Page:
Diamond carat weight is the measurement of how much a diamond weighs. A metric "carat" is a small unit of measurement equal to 200 milligrams. Each carat can be subdivided into 100 points. A .75 carat diamond is the same as 75 points or 3/4 carat diamond. All else being equal, diamond price increases with diamond carat weight, because larger diamonds are more rare and more desirable. But two diamonds of equal carat weight can have very different values (and prices) depending on three other factors of the diamond 4Cs: Color, Clarity and Cut. The diagram to the right shows the size of various carat weights of a diamond in relation to each other.


The diamond color evaluation of most gem-quality diamonds is based on the absence of color. A chemically pure and structurally perfect diamond has no hue, like a drop of pure water, and consequently, a higher value. GIA's D-to-Z diamond color-grading system measures the degree of colorlessness by comparing a stone under controlled lighting and precise viewing conditions to masterstones stones of established color value.



Diamonds contain unique birthmarks, either internal (inclusions) or external (blemishes) because of the extreme heat and pressure they face when formed deep within the earth. Clarity refers to the absence or presence of these inclusions and blemishes. Many inclusions and blemishes are too tiny to be seen by the naked eye. A 10x magnification loop is used to view inclusions. Where inclusions are located on a diamond is extremely important and can greatly affect its value. Inclusions off to the side, ones that can be hidden by a prong are more desirable than inclusions in the middle or top of a diamond that could impact the brilliance of the stone. Using the GIA International Diamond Grading System™, diamonds are assigned a clarity grade as shown below:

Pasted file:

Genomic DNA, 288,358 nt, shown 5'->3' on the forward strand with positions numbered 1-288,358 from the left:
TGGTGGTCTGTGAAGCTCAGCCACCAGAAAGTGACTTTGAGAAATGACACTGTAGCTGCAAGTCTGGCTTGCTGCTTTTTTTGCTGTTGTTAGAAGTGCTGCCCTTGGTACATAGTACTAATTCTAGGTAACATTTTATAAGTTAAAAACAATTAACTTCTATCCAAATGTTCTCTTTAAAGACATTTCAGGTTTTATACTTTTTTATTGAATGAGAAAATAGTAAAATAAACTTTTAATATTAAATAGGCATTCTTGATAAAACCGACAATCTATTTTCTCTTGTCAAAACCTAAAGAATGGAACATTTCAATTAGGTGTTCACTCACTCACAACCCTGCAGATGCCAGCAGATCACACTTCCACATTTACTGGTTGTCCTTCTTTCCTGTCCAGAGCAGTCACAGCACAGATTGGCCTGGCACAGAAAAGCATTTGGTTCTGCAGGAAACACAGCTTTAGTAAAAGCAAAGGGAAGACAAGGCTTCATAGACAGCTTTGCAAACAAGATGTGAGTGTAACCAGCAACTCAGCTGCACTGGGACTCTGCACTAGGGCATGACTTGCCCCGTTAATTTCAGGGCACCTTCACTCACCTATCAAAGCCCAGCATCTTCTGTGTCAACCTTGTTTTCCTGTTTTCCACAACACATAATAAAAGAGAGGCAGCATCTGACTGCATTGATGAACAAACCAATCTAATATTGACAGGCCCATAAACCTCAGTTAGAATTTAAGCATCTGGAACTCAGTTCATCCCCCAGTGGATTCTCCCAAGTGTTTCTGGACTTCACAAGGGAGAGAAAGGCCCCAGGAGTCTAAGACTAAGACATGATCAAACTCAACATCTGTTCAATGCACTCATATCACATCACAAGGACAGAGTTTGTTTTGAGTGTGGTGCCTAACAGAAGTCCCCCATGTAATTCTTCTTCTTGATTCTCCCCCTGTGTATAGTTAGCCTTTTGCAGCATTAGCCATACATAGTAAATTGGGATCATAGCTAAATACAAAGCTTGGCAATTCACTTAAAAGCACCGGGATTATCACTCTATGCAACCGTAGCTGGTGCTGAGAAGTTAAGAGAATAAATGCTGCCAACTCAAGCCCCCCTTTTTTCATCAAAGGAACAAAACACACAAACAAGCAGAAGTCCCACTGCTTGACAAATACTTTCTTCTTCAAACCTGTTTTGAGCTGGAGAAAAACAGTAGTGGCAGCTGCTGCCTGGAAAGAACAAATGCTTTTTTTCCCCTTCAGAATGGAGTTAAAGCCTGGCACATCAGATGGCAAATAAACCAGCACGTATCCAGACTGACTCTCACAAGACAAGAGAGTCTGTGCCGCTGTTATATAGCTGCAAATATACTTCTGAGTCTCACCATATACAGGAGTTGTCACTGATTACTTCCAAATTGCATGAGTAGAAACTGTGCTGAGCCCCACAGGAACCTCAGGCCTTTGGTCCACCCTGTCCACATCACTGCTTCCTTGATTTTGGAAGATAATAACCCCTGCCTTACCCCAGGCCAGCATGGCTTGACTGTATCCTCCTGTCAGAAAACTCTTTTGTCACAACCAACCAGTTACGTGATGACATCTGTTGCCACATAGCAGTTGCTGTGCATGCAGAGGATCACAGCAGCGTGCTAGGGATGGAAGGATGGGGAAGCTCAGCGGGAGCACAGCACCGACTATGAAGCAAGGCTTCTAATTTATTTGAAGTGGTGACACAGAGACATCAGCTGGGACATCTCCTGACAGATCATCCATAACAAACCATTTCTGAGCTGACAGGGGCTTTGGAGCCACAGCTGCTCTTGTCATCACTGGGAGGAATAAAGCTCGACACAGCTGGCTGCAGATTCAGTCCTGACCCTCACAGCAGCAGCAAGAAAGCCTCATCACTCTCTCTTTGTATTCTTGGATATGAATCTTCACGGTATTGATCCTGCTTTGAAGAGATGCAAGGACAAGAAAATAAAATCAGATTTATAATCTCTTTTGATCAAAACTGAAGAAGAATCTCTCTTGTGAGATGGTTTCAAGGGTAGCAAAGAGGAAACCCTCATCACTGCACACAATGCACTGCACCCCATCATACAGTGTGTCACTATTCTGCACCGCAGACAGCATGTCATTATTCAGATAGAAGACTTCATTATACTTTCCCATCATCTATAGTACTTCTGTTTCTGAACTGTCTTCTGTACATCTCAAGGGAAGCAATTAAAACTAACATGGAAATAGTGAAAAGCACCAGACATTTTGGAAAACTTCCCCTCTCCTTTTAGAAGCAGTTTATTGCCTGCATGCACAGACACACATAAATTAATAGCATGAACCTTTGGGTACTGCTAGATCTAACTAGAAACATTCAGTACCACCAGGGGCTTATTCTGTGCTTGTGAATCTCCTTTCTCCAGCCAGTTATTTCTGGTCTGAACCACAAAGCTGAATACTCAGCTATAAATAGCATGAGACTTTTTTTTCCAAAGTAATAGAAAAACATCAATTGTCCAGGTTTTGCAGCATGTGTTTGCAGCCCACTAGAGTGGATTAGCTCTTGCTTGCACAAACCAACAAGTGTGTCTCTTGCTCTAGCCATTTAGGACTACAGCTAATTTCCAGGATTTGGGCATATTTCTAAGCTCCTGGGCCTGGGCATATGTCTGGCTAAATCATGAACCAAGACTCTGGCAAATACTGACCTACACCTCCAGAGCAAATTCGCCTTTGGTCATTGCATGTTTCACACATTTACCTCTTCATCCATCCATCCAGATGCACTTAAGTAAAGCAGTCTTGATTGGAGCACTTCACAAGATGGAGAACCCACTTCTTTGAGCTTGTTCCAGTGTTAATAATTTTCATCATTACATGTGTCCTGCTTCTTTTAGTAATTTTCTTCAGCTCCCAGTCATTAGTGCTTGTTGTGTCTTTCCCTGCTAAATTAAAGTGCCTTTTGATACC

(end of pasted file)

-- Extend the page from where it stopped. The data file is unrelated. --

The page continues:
Diamonds are renowned for their ability to transmit light and sparkle so intensely. A diamond's cut grade is about how well a diamond's facets interact with light. Precise artistry and workmanship are required to fashion a stone so its proportions, symmetry, and polish deliver the magnificent return of light only possible in a diamond. A diamond's cut is crucial to the stone's final beauty and value. And of all the diamond 4Cs, it is the most complex and technically difficult to analyze.

To determine the cut grade of the standard round brilliant diamond - the shape that dominates the majority of diamond jewelry – GIA calculates the proportions of those facets that influence the diamond's face-up appearance. These proportions allow GIA to evaluate how successfully a diamond interacts with light to create desirable visual effects such as:

Brightness: Internal and external white light reflected from a diamond

Fire: The scattering of white light into all the colors of the rainbow

Scintillation: The amount of sparkle a diamond produces, and the pattern of light and dark areas caused by reflections within the diamond